Last week, Mary Baldwin University (what a beautiful campus!) in Staunton, Virginia, hosted Richard Louv, author of Last Child in the Woods: Saving our Children from Nature Defecit Disorder, and The Nature Principle: Reconnecting with Life in a Virtual Age, among other books.
If you’re familiar with Louv, you know that he is an advocate for getting kids outside and into nature. Being outside is part of who people are, part of our collective history, and engrained in our DNA. In today’s world, we need to embrace that part of our being more than ever.
We especially need to instill a love of nature in our young people. Louv’s talk, or sermonette as he called it, was far ranging, but the key was the power of nature on our lives and making sure we balance nature and technology.
His vision for the future is that balance.
Head, heart, hands
When technology advances daily, we have to find time for both new and old. Not old technology, but an old way of life, a life immersed in nature. From earth we came, and to earth we will return. It’s time to once again embrace the outdoors between those beginning and end points.
Schools embrace technology, which is good. Kids need those skills. The problem arises when technology is the sole focus, and nature is neglected.
The scariest thing Louv said is that, according to some education folks, tests will be irrelevant in the near future as technology will constantly evaluate children. Every keystroke, every click, every movement a child makes will be recorded and measured and quantified. Some new schools today have no playgrounds, no outdoor space whatsoever, and have embedded cameras in the walls of every classroom. These children have no escape, no time to be free, to play, to explore, to be creative, and to get away from technology. With that approach, we lose so many valuable skills that can be gained by simply going outside and experiencing the world hands on, not through a screen.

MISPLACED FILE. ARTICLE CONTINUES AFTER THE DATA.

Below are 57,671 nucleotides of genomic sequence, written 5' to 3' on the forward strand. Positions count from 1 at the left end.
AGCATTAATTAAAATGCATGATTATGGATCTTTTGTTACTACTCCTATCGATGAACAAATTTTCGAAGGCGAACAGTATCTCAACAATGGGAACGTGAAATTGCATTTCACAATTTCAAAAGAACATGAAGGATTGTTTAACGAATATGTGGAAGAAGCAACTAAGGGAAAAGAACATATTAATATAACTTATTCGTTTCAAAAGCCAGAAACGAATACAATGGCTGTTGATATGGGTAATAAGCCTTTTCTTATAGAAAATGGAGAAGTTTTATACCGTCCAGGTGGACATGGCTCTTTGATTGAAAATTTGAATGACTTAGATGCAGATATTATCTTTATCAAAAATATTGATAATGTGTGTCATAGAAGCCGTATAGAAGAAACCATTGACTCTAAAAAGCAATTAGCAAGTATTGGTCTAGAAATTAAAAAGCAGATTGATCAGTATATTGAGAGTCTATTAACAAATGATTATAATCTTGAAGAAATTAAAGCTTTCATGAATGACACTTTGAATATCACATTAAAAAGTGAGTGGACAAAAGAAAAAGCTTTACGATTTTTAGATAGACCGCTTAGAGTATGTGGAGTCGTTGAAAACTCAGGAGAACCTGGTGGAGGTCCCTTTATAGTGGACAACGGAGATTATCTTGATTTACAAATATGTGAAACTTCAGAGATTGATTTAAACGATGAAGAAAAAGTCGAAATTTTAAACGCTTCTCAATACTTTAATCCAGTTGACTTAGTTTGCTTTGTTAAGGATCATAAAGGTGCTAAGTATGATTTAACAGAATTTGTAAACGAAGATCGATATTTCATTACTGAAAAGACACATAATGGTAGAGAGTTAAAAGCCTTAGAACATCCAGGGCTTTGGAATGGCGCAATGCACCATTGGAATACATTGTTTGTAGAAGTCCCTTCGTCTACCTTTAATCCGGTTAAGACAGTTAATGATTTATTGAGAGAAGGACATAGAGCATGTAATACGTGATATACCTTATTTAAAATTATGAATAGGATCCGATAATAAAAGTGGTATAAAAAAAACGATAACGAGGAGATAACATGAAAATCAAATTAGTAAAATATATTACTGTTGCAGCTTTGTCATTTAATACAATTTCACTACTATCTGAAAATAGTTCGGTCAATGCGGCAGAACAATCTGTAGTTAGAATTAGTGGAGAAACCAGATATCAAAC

We are Nature
There are currently over 500 studies concerned with the implications nature has on human development. They all in point in the same direction: we need nature in our lives to be happier, healthier, more well rounded people.
Kids with access to greenspace in their schools, and who get more contact with nature, perform better academically than those who don’t have access to the outdoors.
The same goes for kids who have time to play freely outdoors and explore. Sick kids or those recovering from surgery recover more quickly and require fewer pain medications when they have access to the natural world, even if that access is only a window view. This is why so many hospitals, like MCCOSS have gardens where patients can go and enjoy nature during their recovery.
An exercise study focused on a group on a treadmill indoors and a group walking outdoors. They burned the same amount of calories and both groups improved in terms of fitness and happiness. However, the group that was outside improved at dramatically higher rates.
Where We Need To Be
Over the past seven years I have from time-to-time wondered if I’m in the right line of work. But any time I hear or read someone like Richard Louv, and the work that is going on in support of the outdoors and of children, I am reassured this is where I should be.
Today, more than ever, camp plays a vital role in a child’s life. When so much of the school year is spent working on screens, kids need an extended, focused, break immersed in the outdoors. Camp gives them that break, and a tech-free camp is even more powerful.
Some parents fear that if their child doesn’t go to a tech-focused or academic “camp” their child won’t be as “competitive.” The opposite is more likely true – that kids whose education is balanced through true immersion in nature are equally if not more competitive for approaching life, learning, and discovery with wider, fresher eyes and more diverse real-world experiences.
Camp gives kids (and staff) that balance we so desperately need in our lives. Camp is an active education in life, not a passive education on screen. It helps create smarter and more well rounded children, teens, and young adults. And it keeps adults like me young at heart, happy, healthy, and outside, where lots of good work is being done.
We all need camp, and luckily, your daughters have Camp Alleghany for Girls to meet that need. If you haven’t already registered your child for sleepaway summer camp with us, you can see our dates and rates here and you can also register today (a few spaces left so hurry). And if you want to read more, you can download Assistant Director Elizabeth Dawson Shreckhise‘s FREE e-book, 3 Reasons to Begin Your Child’s Sleepaway Summer Camp Journey Early:
And when you’re done with that – go outside already! 😉
– Casey Tucker, Program Director, Camp Alleghany for Girls